Unusual Careers That Could Take Advantage of Creative Writing Skills


POSTED: Thursday, December 27, 2012 - 12:48pm

UPDATED: Tuesday, February 18, 2014 - 9:22am

If you love to write, then you have probably considered pursuing higher education in writing, such as a creative writing masters degree. Or, perhaps you are currently enrolled in a program and it has affirmed your conviction that your destiny in life is to craft creative prose all day long.

The challenge for creative writers (and many artists in general) often comes after graduation, though, when it is time to take your skills beyond essay assignments and into the employment world. Regardless of whether you are currently enrolled in a creative writing program or are still considering whether or not this is the right track for you, it is important that you explore the full range of careers (both conventional and non-conventional) that will allow you to leverage your creative writing masters degree and/or skills on a daily basis. Here are a few options:

Blogger: If you have a knack for telling stories about everyday life, then you may want to consider a job as a full-time blogger. In the age of social media, the readers of the internet are embracing the ability to experience someone else’s life through blogs, photographs, tweets, and status updates. Successful bloggers have built a loyal readership and gained a plethora of sponsorships by simply documenting their daily life.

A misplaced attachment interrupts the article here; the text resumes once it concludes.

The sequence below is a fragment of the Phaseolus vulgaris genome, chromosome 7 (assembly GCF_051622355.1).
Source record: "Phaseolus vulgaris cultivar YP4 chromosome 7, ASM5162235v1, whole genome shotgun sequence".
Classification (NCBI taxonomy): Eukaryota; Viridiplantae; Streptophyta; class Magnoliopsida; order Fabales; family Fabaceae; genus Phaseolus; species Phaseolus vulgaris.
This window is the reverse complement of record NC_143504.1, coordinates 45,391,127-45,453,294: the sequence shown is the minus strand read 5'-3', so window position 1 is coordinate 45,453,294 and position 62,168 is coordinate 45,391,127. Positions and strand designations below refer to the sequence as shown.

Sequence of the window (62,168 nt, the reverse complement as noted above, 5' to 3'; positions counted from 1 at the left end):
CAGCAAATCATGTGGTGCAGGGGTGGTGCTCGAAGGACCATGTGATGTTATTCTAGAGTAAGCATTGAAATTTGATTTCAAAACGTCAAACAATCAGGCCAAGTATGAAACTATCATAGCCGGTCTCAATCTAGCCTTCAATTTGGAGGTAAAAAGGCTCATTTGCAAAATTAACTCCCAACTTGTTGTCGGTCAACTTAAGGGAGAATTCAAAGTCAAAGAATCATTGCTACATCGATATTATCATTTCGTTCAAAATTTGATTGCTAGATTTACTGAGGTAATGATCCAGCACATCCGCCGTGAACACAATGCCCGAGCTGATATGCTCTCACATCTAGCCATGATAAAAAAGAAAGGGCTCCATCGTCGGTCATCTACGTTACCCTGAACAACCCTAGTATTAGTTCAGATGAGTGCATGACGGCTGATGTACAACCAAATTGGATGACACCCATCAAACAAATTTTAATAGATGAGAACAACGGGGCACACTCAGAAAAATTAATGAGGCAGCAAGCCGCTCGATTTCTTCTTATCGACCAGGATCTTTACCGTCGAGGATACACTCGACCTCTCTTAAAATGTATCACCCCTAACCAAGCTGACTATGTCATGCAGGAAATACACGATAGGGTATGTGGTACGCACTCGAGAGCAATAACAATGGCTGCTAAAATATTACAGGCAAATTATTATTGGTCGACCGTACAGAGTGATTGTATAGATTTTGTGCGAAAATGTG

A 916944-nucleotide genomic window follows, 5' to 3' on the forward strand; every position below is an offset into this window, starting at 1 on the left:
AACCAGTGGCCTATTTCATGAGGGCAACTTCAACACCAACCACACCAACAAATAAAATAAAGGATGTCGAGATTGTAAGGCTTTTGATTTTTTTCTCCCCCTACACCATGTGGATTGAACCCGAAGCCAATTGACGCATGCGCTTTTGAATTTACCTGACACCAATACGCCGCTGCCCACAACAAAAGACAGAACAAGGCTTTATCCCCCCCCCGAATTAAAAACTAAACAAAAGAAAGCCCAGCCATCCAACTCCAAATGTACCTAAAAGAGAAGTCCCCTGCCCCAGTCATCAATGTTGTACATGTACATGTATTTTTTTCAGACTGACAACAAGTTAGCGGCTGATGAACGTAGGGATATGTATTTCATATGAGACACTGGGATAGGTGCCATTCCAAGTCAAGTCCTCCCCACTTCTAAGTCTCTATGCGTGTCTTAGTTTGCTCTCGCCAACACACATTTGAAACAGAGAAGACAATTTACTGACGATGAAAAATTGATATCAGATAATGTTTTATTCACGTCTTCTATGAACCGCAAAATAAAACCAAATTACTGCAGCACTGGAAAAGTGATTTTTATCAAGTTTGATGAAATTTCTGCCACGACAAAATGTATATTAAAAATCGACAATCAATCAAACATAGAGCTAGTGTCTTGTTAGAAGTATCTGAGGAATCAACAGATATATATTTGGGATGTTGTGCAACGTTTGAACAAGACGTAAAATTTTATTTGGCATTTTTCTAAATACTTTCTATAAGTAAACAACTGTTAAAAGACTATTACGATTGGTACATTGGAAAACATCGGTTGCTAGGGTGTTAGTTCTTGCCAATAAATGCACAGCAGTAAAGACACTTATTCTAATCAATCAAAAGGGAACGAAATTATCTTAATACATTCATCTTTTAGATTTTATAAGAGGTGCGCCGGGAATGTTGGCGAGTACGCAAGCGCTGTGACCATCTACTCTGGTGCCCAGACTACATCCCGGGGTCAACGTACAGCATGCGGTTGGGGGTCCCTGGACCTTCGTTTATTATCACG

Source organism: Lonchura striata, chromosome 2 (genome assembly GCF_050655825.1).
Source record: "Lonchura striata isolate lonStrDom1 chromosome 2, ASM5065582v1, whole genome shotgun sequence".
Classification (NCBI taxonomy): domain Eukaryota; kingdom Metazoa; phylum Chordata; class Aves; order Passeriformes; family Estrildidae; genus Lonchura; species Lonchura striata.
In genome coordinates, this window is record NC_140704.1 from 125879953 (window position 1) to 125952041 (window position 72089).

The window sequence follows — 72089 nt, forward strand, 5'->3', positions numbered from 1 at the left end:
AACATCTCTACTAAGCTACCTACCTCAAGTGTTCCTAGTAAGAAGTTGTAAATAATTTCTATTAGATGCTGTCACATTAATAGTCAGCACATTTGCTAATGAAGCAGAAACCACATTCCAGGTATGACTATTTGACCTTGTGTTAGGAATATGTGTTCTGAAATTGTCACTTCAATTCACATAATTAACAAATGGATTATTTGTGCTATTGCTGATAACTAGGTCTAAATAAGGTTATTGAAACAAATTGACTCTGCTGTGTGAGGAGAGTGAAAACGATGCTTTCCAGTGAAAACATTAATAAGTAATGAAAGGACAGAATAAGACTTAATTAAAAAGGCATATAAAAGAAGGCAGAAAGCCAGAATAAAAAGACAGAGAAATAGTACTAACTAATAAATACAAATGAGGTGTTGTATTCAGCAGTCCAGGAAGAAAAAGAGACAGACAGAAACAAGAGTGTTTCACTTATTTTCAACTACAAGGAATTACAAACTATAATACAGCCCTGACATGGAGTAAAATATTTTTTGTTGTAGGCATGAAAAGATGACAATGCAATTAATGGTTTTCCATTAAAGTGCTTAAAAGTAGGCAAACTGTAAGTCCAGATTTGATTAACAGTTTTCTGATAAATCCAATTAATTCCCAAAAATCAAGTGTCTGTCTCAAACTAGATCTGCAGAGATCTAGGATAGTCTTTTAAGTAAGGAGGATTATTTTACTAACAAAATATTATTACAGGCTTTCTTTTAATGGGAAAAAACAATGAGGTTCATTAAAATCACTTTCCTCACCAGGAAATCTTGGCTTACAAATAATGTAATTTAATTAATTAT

Freelance writer: Writing is not a gift that everyone possesses, and there are many publications, small businesses, and individuals looking for someone to help them out with some creative content. By pursuing a career as a freelance writer, you will not only work on a variety of projects, but you will also be able to choose which writing projects to pursue.

Internet copy writer: While advertising is a popular career choice for many writers, a very creative writer should consider pursuing a career specifically in advertising for the internet. Daily deal sites, review sites, and social media hubs are looking for highly creative (and slightly silly) content that will capture a reader’s attention and reflect the unique vibe of the product or company.

Technical writer: Despite the “technical” title of this career, technical writers are often very creative people. Instructional documentation no longer consists of printed manuals, but now involves online design, graphics, and text that is easy and fun to read as opposed to tedious and boring. If your creative skills stretch to computer design and fun gadgets, this is a great way to use your creative writing masters degree.

While these career options are certainly a little more unusual than the more common jobs you have seen and heard about while growing up, they are no less fulfilling. Most importantly, these career paths will allow you to use your creative writing skills every day!   

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